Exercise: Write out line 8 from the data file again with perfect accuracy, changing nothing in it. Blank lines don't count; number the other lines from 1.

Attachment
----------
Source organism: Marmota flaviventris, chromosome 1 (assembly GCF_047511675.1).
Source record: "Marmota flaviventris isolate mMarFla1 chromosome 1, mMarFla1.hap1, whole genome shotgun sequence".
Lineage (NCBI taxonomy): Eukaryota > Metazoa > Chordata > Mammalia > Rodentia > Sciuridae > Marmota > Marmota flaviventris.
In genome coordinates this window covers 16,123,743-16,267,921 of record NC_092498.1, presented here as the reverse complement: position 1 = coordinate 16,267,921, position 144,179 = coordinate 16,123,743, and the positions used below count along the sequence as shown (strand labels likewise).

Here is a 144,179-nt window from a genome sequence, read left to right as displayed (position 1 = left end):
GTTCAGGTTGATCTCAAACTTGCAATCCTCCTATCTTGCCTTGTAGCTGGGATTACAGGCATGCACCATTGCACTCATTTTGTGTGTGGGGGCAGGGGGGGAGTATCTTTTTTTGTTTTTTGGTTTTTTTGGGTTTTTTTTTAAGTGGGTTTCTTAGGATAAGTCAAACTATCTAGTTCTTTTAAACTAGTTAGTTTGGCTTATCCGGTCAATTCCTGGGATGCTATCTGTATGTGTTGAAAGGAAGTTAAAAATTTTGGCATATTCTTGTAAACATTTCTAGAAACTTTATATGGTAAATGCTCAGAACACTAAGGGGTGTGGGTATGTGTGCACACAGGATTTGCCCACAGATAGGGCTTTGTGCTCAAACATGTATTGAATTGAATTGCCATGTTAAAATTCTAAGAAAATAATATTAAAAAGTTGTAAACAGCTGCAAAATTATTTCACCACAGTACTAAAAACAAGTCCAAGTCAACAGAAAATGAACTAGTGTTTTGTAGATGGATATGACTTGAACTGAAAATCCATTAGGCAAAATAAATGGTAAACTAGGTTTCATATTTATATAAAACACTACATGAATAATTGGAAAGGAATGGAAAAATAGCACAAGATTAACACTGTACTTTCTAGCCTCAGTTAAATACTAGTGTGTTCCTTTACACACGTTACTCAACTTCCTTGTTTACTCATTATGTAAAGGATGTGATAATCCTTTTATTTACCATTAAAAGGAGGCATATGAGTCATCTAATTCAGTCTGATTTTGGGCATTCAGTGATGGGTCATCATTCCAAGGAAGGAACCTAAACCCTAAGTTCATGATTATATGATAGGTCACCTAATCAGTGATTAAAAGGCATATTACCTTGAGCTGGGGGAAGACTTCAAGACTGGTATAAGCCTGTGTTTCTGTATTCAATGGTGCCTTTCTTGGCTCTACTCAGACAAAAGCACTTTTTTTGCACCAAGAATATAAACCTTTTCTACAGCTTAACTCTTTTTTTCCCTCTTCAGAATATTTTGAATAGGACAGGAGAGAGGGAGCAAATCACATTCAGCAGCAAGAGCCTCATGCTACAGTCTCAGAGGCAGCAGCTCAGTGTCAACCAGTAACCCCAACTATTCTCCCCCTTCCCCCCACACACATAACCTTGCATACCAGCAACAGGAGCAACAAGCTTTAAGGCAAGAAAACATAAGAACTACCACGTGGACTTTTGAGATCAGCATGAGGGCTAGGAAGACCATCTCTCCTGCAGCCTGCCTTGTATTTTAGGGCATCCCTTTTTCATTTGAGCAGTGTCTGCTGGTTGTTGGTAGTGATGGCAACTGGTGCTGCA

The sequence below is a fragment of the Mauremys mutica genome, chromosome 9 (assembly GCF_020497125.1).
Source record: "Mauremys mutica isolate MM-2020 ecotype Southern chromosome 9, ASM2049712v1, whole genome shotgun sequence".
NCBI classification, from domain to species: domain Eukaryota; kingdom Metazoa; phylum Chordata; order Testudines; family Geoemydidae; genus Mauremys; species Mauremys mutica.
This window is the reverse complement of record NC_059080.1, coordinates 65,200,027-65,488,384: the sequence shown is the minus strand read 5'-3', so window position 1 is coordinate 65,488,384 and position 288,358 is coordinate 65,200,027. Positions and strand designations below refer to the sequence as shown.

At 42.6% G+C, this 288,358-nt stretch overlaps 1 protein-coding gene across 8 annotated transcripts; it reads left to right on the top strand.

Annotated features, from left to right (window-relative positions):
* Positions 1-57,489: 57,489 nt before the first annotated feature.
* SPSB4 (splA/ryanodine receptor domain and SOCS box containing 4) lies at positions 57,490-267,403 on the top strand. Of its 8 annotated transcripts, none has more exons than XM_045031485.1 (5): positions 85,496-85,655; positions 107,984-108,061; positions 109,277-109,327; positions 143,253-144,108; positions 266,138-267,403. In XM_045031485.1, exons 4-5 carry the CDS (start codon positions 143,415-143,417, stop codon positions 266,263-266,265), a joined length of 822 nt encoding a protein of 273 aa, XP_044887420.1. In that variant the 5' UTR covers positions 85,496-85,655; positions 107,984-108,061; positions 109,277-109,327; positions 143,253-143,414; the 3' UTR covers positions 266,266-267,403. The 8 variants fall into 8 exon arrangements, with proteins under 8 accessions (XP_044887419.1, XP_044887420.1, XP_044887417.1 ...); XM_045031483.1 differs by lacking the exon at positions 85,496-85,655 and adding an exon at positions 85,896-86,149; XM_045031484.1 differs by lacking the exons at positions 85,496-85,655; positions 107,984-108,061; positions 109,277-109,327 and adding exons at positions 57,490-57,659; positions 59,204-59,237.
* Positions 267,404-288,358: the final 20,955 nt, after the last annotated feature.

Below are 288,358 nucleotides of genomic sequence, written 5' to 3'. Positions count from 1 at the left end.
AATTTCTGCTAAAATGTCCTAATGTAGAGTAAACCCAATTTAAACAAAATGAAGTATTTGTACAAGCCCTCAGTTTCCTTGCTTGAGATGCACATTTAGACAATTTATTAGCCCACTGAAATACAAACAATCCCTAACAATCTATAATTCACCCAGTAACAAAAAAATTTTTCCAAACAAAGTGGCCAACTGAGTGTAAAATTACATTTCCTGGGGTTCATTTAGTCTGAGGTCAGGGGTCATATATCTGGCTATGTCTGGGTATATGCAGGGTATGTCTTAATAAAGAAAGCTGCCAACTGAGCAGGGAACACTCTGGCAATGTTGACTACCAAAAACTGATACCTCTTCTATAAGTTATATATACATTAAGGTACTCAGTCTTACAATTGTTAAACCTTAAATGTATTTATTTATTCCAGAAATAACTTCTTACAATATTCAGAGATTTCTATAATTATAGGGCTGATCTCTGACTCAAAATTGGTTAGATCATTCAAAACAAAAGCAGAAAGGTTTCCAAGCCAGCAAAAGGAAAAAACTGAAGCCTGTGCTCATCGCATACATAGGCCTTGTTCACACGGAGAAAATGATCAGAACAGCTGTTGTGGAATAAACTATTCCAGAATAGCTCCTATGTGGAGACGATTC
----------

Source record: "Mauremys mutica isolate MM-2020 ecotype Southern chromosome 9, ASM2049712v1, whole genome shotgun sequence".